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By this Motion, the Debtors request entry of an order substantially in the form annexed hereto as Exhibit A, pursuant to sections 105(a) and 363(b) of the Bankruptcy Code, and Bankruptcy Rule 9019, authorizing the Debtors to be bound to, and abide by, the terms and conditions of that Settlement Agreement, dated July 27, 2021 (the “Settlement Agreement,” annexed hereto as Attachment 1 to the Order), by and among Aerovías, and Newrest España, S.L., Newrest Toronto Corporation, and Casa Proveedora Phillips, S.A.,2 which Settlement Agreement embodies the comprehensive settlement (the “Settlement”) of various disputes between Debtors on the one hand, and Newrest and a related entity, on the other. On December 30, 2020, the Bankruptcy Court granted the motion in part for a preliminary injunction against the Newrest Entities, held that it did not have jurisdiction over Newrest Group Holding S.A., and entered an order enjoining the Newrest Entities from taking any action to further prosecute the action in Spain; ordering that the Newrest Entities voluntarily withdraw or stay their claims; and ordered that the Newrest Entities make an application to the Madrid Court to reverse the seizure of Aerovías’ bank accounts (ECF No. 20) (the “Preliminary Injunction”).On March 19, 2021, in an effort to collect on its judgment, Aerovías served on several Newrest entities requests for documents regarding the Newrest Entities’ U.S.-based assets pursuant to Rule 7034 of the Federal Rules of Bankruptcy Procedure and Rule 34 of the Federal Rules of Civil Procedure.Among other things, the Settlement Agreement provides that the Parties will seek entry of a 9019 Order that reinstates and grants allowance to Newrests’ Proofs of Claim, and authorizes the Debtors to enter into catering services agreement(s) for the provision of in-flight catering services and related supplies and services by Newrest to Aeroméxico for flights serving airports in Salt Lake City, Utah (“SLC”) and Costa Rica (the “2021 Inflight Catering Services Agreement”).Furthermore, among other things, pursuant to the Settlement Agreement, within five days of the entry of such 9019 Order, (i) Newrest will pay to Aerovías $50,000; (ii) Aeroméxico will cause the Adversary Proceeding to be dismissed with prejudice and without fees or costs to any Party with the exception of the $50,000 to be paid by Newrest to Aerovías pursuant to item (i); (iii) Newrest and the applicable Debtors will cause the Spanish Proceeding to be dismissed with prejudice and without fees or costs to any Party, (iv) Newrest’s affiliate, Newrest Group Holding S.A.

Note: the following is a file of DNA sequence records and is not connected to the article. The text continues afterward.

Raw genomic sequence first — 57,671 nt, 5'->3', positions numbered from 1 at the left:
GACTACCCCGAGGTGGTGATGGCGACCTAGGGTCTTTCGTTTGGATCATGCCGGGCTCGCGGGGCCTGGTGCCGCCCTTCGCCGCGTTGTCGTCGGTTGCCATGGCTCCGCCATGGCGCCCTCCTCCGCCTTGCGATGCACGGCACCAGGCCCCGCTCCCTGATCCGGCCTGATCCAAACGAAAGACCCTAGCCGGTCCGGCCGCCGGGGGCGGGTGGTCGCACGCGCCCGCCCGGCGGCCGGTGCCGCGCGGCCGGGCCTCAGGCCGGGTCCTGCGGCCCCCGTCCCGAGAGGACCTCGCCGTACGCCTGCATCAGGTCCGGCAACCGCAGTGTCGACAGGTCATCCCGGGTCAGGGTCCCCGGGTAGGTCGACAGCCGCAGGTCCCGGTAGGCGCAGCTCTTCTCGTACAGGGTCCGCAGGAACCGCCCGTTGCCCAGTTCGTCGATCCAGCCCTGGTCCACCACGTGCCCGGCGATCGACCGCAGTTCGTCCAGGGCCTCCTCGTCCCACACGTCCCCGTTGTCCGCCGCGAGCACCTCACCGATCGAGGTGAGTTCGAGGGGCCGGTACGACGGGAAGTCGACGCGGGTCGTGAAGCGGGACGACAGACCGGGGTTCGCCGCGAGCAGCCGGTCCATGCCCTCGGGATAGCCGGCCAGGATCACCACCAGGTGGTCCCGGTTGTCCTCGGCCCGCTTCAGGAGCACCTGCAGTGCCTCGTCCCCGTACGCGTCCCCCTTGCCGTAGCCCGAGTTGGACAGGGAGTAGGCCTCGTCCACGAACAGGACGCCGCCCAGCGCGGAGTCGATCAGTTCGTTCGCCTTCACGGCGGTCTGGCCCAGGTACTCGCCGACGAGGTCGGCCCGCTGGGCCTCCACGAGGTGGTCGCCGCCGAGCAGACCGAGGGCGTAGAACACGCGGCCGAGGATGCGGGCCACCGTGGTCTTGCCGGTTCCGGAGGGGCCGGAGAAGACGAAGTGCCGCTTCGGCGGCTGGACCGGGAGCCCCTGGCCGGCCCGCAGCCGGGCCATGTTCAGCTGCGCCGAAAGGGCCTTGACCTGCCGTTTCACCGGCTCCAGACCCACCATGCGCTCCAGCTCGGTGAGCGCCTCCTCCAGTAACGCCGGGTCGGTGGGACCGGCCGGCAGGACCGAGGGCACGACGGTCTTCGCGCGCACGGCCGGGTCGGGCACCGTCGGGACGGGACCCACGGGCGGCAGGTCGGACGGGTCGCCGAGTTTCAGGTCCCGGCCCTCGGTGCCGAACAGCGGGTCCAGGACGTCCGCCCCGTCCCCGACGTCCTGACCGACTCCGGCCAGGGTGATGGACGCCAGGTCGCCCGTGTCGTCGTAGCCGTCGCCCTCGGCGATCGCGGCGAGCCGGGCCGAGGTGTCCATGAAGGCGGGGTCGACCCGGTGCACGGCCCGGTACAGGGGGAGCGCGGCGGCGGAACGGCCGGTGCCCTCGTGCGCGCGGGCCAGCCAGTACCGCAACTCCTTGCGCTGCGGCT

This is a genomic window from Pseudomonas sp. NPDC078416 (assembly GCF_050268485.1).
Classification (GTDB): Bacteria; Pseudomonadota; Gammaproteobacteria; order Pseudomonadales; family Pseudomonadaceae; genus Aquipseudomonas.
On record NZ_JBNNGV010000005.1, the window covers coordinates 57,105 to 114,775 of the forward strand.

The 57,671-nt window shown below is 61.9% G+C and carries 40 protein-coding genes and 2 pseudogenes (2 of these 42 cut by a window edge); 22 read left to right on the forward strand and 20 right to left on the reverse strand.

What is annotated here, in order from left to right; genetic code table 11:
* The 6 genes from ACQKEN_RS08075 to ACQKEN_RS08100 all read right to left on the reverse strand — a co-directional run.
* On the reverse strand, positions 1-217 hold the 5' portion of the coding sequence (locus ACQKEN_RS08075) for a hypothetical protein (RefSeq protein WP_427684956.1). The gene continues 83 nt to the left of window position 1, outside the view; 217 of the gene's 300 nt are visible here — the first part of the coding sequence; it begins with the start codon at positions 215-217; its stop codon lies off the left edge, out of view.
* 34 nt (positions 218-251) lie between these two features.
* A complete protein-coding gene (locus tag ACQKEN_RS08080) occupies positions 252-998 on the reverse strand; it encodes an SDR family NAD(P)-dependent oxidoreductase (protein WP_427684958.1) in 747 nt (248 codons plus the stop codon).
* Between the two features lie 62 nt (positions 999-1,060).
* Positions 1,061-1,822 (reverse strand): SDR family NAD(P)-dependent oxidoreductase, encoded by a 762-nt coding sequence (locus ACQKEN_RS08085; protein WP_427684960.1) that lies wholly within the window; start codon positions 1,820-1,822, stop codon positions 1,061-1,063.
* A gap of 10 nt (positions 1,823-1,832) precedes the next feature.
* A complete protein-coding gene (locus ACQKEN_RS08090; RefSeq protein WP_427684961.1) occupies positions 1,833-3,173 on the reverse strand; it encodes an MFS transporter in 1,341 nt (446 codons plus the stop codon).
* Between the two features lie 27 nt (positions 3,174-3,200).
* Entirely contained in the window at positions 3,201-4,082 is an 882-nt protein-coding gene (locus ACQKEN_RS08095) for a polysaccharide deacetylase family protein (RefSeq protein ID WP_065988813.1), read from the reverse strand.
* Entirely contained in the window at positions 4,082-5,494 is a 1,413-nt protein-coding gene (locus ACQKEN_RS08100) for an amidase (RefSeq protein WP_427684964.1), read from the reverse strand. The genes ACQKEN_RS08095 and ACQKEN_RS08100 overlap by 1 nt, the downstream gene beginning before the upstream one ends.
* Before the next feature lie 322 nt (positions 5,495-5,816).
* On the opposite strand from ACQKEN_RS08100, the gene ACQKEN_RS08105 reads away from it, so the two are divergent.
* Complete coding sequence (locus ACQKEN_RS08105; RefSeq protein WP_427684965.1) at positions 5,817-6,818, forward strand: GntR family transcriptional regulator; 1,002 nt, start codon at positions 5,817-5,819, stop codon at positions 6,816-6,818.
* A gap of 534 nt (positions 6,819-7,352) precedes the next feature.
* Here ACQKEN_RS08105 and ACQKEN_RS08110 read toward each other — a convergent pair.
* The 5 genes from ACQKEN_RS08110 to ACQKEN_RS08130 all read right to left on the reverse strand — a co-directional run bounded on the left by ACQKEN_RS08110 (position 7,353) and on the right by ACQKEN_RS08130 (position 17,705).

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DAVIS POLK & WARDWELL LLP 450 Lexington Avenue New York, New York 10017 Telephone: (212) 450-4000 Facsimile: (212) 450-3800 Marshall S. Huebner Timothy Graulich James I. McClammy Attorneys for Plaintiff-Debtor and Debtors UNITED STATES BANKRUPTCY COURT SOUTHERN DISTRICT OF NEW YORK In re: Chapter 11 GRUPO AEROMÉXICO, S.A.B. de C.V., et al., Case No. 20-11563 (SCC) Debtors.1 (Jointly Administered) Aerovías de México, S.A. de C.V., Plaintiff, v. Adv. Pro. No. 20-1346 (SCC) Newrest Group Holding S.A., Newrest España, S.L., Newrest Toronto Corporation, and Casa Proveedora Phillips, S.A., Defendants. DEBTORS’ MOTION FOR AN ORDER PURSUANT TO 11 U.S.C. §§ 105 AND 363(b), AND FED. R. BANKR. P. 9019, APPROVING THE SETTLEMENT BETWEEN DEBTORS AND NEWREST Grupo Aeroméxico S.A.B. de C.V. (“Grupo Aeroméxico”) and its affiliates that are debtors and debtors in possession in these proceedings (collectively, the “Debtors”) hereby move (this 1 The Debtors in these cases, along with each Debtor’s registration number in the applicable jurisdiction, are as follows: Grupo Aeroméxico, S.A.B. de C.V. 286676; Aerovías de México, S.A. de C.V. 108984; Aerolitoral, S.A. de C.V. 217315; and Aerovías Empresa de Cargo, S.A. de C.V. 437094-1. The Debtors’ corporate headquarters is located at Paseo de la Reforma No. 243, piso 25 Colonia Cuauhtémoc, Mexico City, C.P. 06500.